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It’s a common conception that tall people can run faster than others. Before answering the question, “do tall people run faster?” let’s figure out why many people carry this opinion.
The assumption that height adds speed to a person’s movement comes from the understanding that taller people usually have a longer stride, which means fewer steps are required to cover a particular distance.
However, it’s important to understand that apart from longer strides, there are numerous other factors at play when it comes to determining the speed of a sprinter. More often than not, the advantages of height in running are overshadowed by the other factors involved. It’s safe to say that being taller doesn’t make you run faster, and it’s only a myth.
Do Tall People Run Faster? Analyzing Speed, Distance, and Height
One of the major reasons to believe that height has a role to play in one’s running speed also seems to develop from the success of Usain Bolt as a sprinter. This 6-foot-5-inch Jamaican sprinter’s success should rather be attributed to rigorous training, strong willpower, and unsurpassed ability to perform the best.
However, research does say that running distance does have a bearing on whether tall people perform better or not. Let’s understand this through the point of view of different running disciplines.
Contrary to popular belief, sprinting is extremely tough to do for people who fall on the taller end of the spectrum.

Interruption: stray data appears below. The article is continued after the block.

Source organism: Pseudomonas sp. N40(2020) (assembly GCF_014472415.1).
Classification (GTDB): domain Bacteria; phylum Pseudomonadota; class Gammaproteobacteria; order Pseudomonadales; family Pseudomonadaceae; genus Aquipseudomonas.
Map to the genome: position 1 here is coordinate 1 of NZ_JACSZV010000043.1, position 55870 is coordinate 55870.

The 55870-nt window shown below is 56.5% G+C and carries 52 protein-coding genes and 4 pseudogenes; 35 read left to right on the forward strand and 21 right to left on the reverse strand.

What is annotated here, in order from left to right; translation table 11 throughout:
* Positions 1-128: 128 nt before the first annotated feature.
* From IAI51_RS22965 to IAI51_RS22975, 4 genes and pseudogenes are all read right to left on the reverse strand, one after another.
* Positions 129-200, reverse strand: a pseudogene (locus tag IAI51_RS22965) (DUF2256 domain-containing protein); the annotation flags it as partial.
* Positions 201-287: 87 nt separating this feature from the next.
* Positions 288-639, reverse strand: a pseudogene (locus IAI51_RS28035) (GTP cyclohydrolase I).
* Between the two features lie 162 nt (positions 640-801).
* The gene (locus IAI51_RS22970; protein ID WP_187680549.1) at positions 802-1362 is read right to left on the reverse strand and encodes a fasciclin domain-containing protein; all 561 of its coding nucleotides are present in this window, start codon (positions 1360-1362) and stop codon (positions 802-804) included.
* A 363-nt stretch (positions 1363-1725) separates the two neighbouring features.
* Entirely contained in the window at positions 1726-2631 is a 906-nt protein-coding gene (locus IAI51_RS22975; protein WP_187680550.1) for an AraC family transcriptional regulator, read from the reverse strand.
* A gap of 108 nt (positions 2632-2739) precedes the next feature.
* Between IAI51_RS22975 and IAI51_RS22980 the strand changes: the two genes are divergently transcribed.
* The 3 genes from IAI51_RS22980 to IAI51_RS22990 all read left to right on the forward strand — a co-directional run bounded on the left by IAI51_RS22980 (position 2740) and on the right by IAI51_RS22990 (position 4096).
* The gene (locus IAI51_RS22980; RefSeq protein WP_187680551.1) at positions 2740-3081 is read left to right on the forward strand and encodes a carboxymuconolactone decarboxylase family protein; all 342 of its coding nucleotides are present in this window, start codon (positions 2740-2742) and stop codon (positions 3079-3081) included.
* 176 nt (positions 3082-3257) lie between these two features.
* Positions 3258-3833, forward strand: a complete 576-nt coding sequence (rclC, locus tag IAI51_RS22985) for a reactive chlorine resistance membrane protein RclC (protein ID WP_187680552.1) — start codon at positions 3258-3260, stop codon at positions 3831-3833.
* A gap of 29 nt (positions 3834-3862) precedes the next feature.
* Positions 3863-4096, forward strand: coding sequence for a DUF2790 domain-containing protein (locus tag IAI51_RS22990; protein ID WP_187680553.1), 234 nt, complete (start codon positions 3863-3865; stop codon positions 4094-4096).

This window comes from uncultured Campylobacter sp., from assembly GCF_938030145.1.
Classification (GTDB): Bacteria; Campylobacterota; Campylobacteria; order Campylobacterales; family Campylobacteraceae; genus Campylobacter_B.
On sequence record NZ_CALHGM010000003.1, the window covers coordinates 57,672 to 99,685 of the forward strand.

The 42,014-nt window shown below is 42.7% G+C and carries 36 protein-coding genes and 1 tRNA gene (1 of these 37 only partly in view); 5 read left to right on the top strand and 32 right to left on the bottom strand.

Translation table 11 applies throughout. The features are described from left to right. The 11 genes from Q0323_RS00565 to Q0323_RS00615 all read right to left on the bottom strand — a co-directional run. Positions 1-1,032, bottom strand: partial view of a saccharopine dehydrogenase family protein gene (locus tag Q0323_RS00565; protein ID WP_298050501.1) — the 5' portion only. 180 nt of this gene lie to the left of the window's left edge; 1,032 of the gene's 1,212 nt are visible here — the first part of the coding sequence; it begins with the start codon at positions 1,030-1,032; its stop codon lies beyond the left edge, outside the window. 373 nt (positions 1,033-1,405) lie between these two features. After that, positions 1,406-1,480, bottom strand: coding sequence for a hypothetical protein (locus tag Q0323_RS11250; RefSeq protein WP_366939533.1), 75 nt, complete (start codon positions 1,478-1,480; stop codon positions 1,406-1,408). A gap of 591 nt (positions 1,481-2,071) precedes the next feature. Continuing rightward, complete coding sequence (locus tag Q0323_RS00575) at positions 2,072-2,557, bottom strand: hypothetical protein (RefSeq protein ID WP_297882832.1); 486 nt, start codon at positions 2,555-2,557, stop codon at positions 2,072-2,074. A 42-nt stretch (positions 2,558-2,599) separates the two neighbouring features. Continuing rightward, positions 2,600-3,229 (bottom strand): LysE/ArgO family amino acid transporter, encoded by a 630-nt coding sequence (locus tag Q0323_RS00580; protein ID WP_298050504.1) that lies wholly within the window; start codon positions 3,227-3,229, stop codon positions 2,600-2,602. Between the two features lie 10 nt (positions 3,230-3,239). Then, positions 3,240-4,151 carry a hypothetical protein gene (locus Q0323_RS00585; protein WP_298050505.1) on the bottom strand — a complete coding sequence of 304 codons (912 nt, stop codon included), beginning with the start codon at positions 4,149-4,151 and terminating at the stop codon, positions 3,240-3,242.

This can be attributed to the fact that taller people, on account of their heavier body mass, have to provide more inertia in order to get their bodies moving. In other words, it takes a lot of force to move their bodies as they’re bigger and, therefore, heavier.
However, it’s also true that sprinters usually need some amount of body mass in order to produce the explosive force that’s important for a good start. So, if we were to put extremely short people in comparison to those who are tall and bulky, the latter would have an edge.
Even though it seems that taller people have an advantage when it comes to long-distance running, it’s usually the opposite, as research shows.
There’s plenty of time to take advantage of long strides, but the heavier weight of taller people comes off as a major disadvantage. It’s found that significantly shorter people tend to perform better when compared to taller people.
Taller people find it difficult to match others when it comes to endurance – the ability to sustain a required speed over a length of time.
As commonly seen, smaller runners usually have the upper hand in distance running, and Olympic distance runners are found to be shorter and lighter than 100-meter sprinters.
This is the only form of running in which taller people might have an advantage, thanks to the medium distance of the run.
In medium-distance running, taller people get enough time to overcome the relatively slow start and gain back as much speed as they can. Moreover, longer strides help the taller person in covering the end distance with fewer steps.